Maverick Citizen

MALNUTRITION OP-ED

Stop the stunting — it takes a village to help mothers and children to flourish

Being a mother means different things to different people, but one experience that is undoubtedly universal is the pressure from society’s razor-sharp focus on mothers to ensure their children are healthy and cared for. (Illustrative Image | Photo: Pixabay)

Stunting isn’t just about nutrition — it is deeply intertwined with nutrition-sensitive factors such as access to educational opportunities and mental health that influence the nutritional choices a mother makes for herself and her child.

Being a mother means different things to different people, but one experience that is undoubtedly universal is the pressure from society’s razor-sharp focus on mothers to ensure their children are healthy and cared for. It’s an expectation that cannot be fulfilled by us mothers alone. After all, doesn’t it take a village? As we dedicate thought and vocalise thanks to the mothers in our lives for the intersecting roles they play, we must also reflect on the power of mothers supporting mothers on this Mother’s Day. 

The first 1,000 days of life, from conception until the age of two, provide an opportunity for parents, family and society to establish a foundation for children’s health, cognition and emotional wellbeing. 

It is also a time of vulnerability to stunting, a largely preventable nutritional disorder experienced by 27% of children under the age of five in South Africa. 

Stunting isn’t just about nutrition — it is deeply intertwined with nutrition-sensitive factors such as access to educational opportunities and mental health that influence the nutritional choices a mother makes for herself and her child.

stunting children health
The first 1,000 days of life, from conception until the age of two, provide an opportunity for parents, family and society to establish a foundation for children’s health, cognition and emotional wellbeing. (Photo: healthtimes.co.zw / Wikipedia)

To address both nutritional-specific causes of stunting, such as low exclusive breastfeeding rates and the nutritional-sensitive causes of stunting such as the lack of holistic support pre- and post-partum, Flourish was born.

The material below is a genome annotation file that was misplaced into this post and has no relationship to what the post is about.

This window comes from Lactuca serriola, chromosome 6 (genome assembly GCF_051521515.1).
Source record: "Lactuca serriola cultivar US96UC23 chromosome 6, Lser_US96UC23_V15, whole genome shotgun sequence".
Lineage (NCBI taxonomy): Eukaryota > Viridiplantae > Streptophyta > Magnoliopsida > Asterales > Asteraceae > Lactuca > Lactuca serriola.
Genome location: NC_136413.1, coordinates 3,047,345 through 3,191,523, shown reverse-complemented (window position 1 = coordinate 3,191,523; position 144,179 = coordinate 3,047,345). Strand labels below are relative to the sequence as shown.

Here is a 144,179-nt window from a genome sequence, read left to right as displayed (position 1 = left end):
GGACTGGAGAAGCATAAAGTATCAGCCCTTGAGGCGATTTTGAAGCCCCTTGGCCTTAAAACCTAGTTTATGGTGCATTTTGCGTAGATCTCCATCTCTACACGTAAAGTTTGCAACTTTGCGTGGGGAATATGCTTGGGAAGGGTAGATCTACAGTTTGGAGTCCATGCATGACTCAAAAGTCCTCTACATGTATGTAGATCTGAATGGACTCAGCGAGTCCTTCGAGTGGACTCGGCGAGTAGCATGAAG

A national network of pregnancy and mom and baby classes, Flourish supports moms with credible information in a way that aims to make caregivers feel supported and empowered to adopt evidence-based behaviours that can contribute to protecting their children from stunting.

A survey of 57 Flourish alumni was conducted to assess whether the behaviours that were discussed in the classes were sustained during and after their children’s first 1,000 days of life. 

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Although the findings were not statistically significant due to the small sample size, many of the participating mothers stated that Flourish had a key influence on their feeding decisions for their children, in that they largely relied on breastfeeding in the first six months of their children’s lives and provided a diverse diet to their children later. 

In fact, 62% of Flourish mothers reported exclusively breastfeeding their children (only feeding babies breast milk and no solids or other liquids) in the first six months, an encouraging finding when compared with national rates of 32%. 

The study also found that only 12% of the children in the survey were suffering from stunting. This is an encouraging finding compared to the prevalence rate of 34% in Gauteng.

stunting children feeding
A survey of 57 Flourish alumni was conducted to assess whether the behaviours that were discussed in the classes were sustained during and after their children’s first 1,000 days of life. Many of the participating mothers said Flourish had a key influence on their feeding decisions for their children. (Photo: Gallo Images)

All the Flourish mothers reported a positive experience and would recommend new mothers to join. What stood out was how they appreciated connecting with other new mothers along with the community of support they received. 

The community support and relatability between participants helped respondents form lasting friendships with fellow Flourish mothers (72%), as well as maintaining contact with their Flourish hosts (42%). 

The findings from the Flourish survey show that information shared in an environment of friendship, belonging and acceptance can contribute to shifting the needle on stunting. With adequate support, mothers will, no doubt, adopt the best infant nutrition practices. 

So yes, it takes a village to raise a child because no parent should have to do it alone. 

At the heart of this age-old wisdom lies the role of the “village” in supporting, celebrating and walking with the mother of each child. It takes a village to support a mom in her journey of growing greatness, too. DM/MC

Ruth Mathys is the research, development and quality assurance specialist at the Grow Great Campaign.

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